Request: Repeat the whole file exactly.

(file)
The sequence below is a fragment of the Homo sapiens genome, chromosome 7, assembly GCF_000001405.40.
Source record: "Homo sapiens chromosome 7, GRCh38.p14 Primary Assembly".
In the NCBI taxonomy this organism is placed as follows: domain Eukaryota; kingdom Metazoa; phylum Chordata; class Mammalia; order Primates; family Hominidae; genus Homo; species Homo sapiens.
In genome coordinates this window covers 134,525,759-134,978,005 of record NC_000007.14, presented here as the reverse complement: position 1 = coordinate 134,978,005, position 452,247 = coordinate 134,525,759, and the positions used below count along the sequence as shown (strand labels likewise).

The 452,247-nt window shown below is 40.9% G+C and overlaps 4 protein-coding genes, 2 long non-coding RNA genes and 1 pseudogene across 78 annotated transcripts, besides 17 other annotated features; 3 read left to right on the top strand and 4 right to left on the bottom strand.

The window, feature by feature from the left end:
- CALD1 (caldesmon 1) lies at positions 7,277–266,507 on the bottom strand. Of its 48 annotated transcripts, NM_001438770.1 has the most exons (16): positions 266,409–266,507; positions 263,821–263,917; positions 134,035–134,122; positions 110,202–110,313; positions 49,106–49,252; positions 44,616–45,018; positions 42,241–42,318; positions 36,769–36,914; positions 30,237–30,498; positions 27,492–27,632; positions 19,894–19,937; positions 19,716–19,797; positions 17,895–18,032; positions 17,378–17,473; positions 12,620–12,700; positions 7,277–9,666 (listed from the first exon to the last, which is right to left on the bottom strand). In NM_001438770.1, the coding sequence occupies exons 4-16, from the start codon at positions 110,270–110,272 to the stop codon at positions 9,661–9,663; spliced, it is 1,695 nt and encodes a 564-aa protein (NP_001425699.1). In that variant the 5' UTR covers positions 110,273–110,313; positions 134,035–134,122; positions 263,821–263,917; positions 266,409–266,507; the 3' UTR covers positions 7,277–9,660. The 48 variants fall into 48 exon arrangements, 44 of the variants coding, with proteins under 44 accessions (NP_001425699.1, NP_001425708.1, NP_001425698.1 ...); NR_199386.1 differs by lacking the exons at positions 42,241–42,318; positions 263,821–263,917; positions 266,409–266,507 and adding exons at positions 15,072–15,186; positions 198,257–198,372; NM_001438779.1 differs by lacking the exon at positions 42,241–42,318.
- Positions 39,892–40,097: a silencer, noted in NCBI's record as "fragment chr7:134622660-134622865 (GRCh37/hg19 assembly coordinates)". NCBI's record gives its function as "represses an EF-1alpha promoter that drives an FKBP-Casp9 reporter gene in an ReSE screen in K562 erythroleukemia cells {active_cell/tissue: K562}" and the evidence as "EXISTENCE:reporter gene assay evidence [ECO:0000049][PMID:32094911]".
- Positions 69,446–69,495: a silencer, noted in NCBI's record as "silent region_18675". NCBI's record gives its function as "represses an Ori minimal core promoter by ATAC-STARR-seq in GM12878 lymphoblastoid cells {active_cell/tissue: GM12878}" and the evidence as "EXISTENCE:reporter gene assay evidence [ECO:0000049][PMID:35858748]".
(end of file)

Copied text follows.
The sequence below is a fragment of the Homo sapiens genome, chromosome 7, assembly GCF_000001405.40.
Source record: "Homo sapiens chromosome 7, GRCh38.p14 Primary Assembly".
In the NCBI taxonomy this organism is placed as follows: domain Eukaryota; kingdom Metazoa; phylum Chordata; class Mammalia; order Primates; family Hominidae; genus Homo; species Homo sapiens.
In genome coordinates this window covers 134,525,759-134,978,005 of record NC_000007.14, presented here as the reverse complement: position 1 = coordinate 134,978,005, position 452,247 = coordinate 134,525,759, and the positions used below count along the sequence as shown (strand labels likewise).

The 452,247-nt window shown below is 40.9% G+C and overlaps 4 protein-coding genes, 2 long non-coding RNA genes and 1 pseudogene across 78 annotated transcripts, besides 17 other annotated features; 3 read left to right on the top strand and 4 right to left on the bottom strand.

The window, feature by feature from the left end:
- CALD1 (caldesmon 1) lies at positions 7,277–266,507 on the bottom strand. Of its 48 annotated transcripts, NM_001438770.1 has the most exons (16): positions 266,409–266,507; positions 263,821–263,917; positions 134,035–134,122; positions 110,202–110,313; positions 49,106–49,252; positions 44,616–45,018; positions 42,241–42,318; positions 36,769–36,914; positions 30,237–30,498; positions 27,492–27,632; positions 19,894–19,937; positions 19,716–19,797; positions 17,895–18,032; positions 17,378–17,473; positions 12,620–12,700; positions 7,277–9,666 (listed from the first exon to the last, which is right to left on the bottom strand). In NM_001438770.1, the coding sequence occupies exons 4-16, from the start codon at positions 110,270–110,272 to the stop codon at positions 9,661–9,663; spliced, it is 1,695 nt and encodes a 564-aa protein (NP_001425699.1). In that variant the 5' UTR covers positions 110,273–110,313; positions 134,035–134,122; positions 263,821–263,917; positions 266,409–266,507; the 3' UTR covers positions 7,277–9,660. The 48 variants fall into 48 exon arrangements, 44 of the variants coding, with proteins under 44 accessions (NP_001425699.1, NP_001425708.1, NP_001425698.1 ...); NR_199386.1 differs by lacking the exons at positions 42,241–42,318; positions 263,821–263,917; positions 266,409–266,507 and adding exons at positions 15,072–15,186; positions 198,257–198,372; NM_001438779.1 differs by lacking the exon at positions 42,241–42,318.
- Positions 39,892–40,097: a silencer, noted in NCBI's record as "fragment chr7:134622660-134622865 (GRCh37/hg19 assembly coordinates)". NCBI's record gives its function as "represses an EF-1alpha promoter that drives an FKBP-Casp9 reporter gene in an ReSE screen in K562 erythroleukemia cells {active_cell/tissue: K562}" and the evidence as "EXISTENCE:reporter gene assay evidence [ECO:0000049][PMID:32094911]".
- Positions 69,446–69,495: a silencer, noted in NCBI's record as "silent region_18675". NCBI's record gives its function as "represses an Ori minimal core promoter by ATAC-STARR-seq in GM12878 lymphoblastoid cells {active_cell/tissue: GM12878}" and the evidence as "EXISTENCE:reporter gene assay evidence [ECO:0000049][PMID:35858748]".